WASHINGTON -- Immigration and Customs Enforcement attempted on Wednesday to mitigate growing complaints over its detention of women and children. But critics of the policy, including House Democrats, weren't satisfied.
ICE, part of the Department of Homeland Security, announced new standards for family detention, promising to review people held longer than 90 days and to quit using detention as a deterrent. Family detention has ballooned over the past year because of a surge in women and children crossing the border illegally.
Reps. Luis Gutierrez (D-Ill.), Lucille Roybal-Allard (D-Calif.), and Zoe Lofgren (D-Calif.) said in a statement that they appreciated the ICE efforts. But the only good response, they said, would be discontinuing the practice of "jailing children and women."
"Unfortunately, today's plan states that DHS will continue detaining women and children, and only consider methods of making the facilities better and more humane," the representatives said. "The United States government should not be in the business of holding mothers and children in detention, no matter how nice the facilities or how many stakeholder meetings the government has."
Antonio M. Ginatta, advocacy director for the U.S. program at Human Rights Watch, said he was glad ICE dropped "its argument that it has the right to detain one family to deter the next." But he called the other new standards "a thin gruel."
"It's all absurd," Ginatta said. "There's only one right step here: for ICE to admit its mistake and put an end to the detention of families once and for all."
The government has significantly increased its use of detention for families since a surge last year in undocumented immigrants apprehended crossing the border. Large numbers of unaccompanied minors who crossed drew most of the attention, but many family units of mostly women and children also were apprehended. Many of those women said they were fleeing abuse and violence in Central America, and are seeking asylum in the U.S.
DHS opened two new family detention facilities in Texas -- one in Karnes City and another in Dilley -- to supplement a much smaller existing center in Leesport, Pennsylvania. The Karnes and Dilley facilities combined can hold about 3,000 people, although they are not yet full.
Expanding family detention was a change in policy for President Barack Obama, who in 2009 shut down the T. Don Hutto Residential Center, a prison-turned-family detention center where a number of abuses were reported.
Immigration advocates have argued that women and children who have faced traumatic experiences in their home countries should not be locked up, and instead should be released on bond as their deportation cases move forward. This week, 188 organizations focused on civil rights and human rights signed a letter to Obama, asking him to end family detention except under extreme circumstances.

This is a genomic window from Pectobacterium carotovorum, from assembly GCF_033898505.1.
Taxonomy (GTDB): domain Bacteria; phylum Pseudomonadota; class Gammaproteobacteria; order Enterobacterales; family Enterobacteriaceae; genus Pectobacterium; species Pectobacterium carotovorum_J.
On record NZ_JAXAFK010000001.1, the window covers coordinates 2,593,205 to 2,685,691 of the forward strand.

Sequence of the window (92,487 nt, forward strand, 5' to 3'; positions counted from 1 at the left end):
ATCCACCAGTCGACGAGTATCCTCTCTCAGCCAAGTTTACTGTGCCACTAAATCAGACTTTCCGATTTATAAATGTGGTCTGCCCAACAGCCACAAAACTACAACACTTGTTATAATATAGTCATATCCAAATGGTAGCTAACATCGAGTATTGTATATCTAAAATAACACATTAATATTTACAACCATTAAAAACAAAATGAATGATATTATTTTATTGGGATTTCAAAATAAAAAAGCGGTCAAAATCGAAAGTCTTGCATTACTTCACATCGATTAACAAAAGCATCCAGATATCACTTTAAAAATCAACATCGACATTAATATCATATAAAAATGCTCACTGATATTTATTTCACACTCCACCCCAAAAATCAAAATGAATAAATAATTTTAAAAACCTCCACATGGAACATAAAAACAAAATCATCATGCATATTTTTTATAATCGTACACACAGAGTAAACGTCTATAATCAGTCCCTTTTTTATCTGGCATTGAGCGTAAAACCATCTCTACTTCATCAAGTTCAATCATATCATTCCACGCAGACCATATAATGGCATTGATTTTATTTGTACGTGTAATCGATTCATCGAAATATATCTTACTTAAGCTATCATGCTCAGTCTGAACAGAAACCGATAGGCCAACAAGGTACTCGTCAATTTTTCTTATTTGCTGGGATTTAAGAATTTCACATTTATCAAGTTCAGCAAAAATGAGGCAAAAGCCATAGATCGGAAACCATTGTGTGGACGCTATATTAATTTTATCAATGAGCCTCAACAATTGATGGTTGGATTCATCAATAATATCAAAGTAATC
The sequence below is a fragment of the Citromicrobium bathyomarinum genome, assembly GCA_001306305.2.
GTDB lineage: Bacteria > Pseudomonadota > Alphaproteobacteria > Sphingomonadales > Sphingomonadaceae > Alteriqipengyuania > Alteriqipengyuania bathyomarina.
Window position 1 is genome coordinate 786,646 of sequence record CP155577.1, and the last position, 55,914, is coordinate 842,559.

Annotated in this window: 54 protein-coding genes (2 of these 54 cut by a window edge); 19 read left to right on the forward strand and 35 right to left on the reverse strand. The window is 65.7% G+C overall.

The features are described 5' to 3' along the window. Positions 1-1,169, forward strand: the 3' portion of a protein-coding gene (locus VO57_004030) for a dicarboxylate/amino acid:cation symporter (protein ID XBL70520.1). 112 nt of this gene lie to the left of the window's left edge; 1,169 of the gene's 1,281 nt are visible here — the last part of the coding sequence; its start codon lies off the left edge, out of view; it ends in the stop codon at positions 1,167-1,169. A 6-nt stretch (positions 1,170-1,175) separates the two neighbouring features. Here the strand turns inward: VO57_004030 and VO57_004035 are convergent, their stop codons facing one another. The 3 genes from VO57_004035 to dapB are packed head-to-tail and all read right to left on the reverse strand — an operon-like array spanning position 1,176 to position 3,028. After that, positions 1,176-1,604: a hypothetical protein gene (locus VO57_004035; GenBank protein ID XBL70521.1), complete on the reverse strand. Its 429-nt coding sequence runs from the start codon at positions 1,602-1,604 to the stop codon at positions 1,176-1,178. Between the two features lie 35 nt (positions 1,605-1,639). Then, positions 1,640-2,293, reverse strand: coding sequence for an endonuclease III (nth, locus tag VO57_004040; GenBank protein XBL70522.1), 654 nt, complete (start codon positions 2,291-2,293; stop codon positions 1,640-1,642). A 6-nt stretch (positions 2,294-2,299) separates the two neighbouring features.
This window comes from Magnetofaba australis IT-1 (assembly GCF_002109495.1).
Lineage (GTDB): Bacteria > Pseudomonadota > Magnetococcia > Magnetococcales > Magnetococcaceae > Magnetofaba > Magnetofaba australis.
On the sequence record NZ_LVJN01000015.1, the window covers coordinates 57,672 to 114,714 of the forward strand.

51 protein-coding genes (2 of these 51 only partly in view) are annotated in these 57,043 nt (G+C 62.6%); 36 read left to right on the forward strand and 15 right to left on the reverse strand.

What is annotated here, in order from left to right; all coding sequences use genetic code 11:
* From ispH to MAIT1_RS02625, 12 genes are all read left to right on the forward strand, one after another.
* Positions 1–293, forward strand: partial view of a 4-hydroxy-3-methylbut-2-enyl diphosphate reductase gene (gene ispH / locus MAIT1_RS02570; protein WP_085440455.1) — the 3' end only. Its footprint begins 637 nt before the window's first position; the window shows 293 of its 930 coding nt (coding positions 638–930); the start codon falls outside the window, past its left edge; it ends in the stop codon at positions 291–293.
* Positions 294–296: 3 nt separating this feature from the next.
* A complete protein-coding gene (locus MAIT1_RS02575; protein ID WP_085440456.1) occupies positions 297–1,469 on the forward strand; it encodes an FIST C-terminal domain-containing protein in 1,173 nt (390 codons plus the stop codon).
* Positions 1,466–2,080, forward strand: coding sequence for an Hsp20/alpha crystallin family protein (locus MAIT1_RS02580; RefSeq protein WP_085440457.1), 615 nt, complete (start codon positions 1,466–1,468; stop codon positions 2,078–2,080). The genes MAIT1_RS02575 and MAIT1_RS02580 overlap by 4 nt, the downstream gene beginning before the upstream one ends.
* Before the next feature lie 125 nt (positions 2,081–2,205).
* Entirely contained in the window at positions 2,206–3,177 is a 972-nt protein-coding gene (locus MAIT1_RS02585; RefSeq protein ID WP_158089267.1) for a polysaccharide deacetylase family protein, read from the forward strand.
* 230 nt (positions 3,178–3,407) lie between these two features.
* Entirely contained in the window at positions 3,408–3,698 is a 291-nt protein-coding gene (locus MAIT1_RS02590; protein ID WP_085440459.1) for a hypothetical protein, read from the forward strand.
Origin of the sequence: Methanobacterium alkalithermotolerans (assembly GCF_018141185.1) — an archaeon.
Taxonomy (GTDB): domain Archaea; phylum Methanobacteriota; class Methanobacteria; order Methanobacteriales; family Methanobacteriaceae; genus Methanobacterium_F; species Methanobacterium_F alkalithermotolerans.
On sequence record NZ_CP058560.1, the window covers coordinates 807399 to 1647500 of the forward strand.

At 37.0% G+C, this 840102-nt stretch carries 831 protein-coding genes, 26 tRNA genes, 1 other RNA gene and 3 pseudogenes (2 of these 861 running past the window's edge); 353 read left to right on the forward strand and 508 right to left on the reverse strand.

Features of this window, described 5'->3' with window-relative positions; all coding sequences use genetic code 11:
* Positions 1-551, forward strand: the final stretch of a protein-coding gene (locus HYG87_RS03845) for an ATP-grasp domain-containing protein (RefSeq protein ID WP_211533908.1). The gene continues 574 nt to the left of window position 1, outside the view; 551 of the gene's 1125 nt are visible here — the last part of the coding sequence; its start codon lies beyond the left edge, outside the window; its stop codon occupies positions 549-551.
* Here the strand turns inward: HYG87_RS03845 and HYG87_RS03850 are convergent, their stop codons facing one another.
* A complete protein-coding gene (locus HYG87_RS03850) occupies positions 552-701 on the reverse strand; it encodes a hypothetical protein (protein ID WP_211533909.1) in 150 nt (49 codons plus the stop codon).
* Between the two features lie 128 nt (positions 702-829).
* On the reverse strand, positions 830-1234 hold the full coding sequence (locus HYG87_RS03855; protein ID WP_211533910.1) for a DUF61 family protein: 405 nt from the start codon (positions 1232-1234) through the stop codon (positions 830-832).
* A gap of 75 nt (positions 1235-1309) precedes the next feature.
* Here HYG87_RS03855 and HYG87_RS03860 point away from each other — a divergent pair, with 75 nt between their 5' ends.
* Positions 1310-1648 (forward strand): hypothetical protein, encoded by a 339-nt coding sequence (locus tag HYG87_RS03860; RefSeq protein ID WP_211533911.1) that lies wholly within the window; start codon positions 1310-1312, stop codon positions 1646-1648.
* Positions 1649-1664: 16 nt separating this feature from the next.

"The writing on the wall is clear -- DHS should not detain children and their parents in jail-like facilities," the letter reads. "We urge you to undo the harsh family detention policies set in place in summer 2014 and implement a more just and humane approach. Family detention should not be your legacy. Now is the time to end it once and for all."
Two lawsuits aimed at ending family detention have been filed. A judge issued a preliminary injunction in February against ICE's detention of asylum-seekers as a deterrent to other would-be unauthorized immigrants. The government is working to ensure the facilities meet standards for holding children after a separate federal court ruling.
ICE says in the new standards announced Wednesday that it will work with stakeholders and experts to hear concerns about the facilities and look into ways to improve them for detainees. The agency also promised to promote access to attorneys, who have complained that ICE is making it harder to help women and children inside.
"While we routinely review and evaluate our facilities to ensure that we are providing the level of care required by our Family Residential Standards, we understand the unique and sensitive nature of detaining families and we are committed to maintaining the optimal level of care," ICE Director Sarah R. Saldaña said in a statement. "The measures ICE is announcing reaffirm that understanding and our commitment to ensuring all individuals in our custody are held and treated in a safe, secure, and humane manner.”
UPDATE: May 21, 6:30 p.m. -- Sen. Bob Menendez (D-N.J.) similarly criticized the new ICE standards in a statement on Thursday, calling them "deeply disappointing" and "an unacceptable response to adequately address the grave concerns of detaining women and children."
“Put simply, there is no humane way to detain women and children," Menendez said. "Detention should be used only as a last resort and I will continue to do everything I can to get the Administration to rethink this misguided policy and change course.”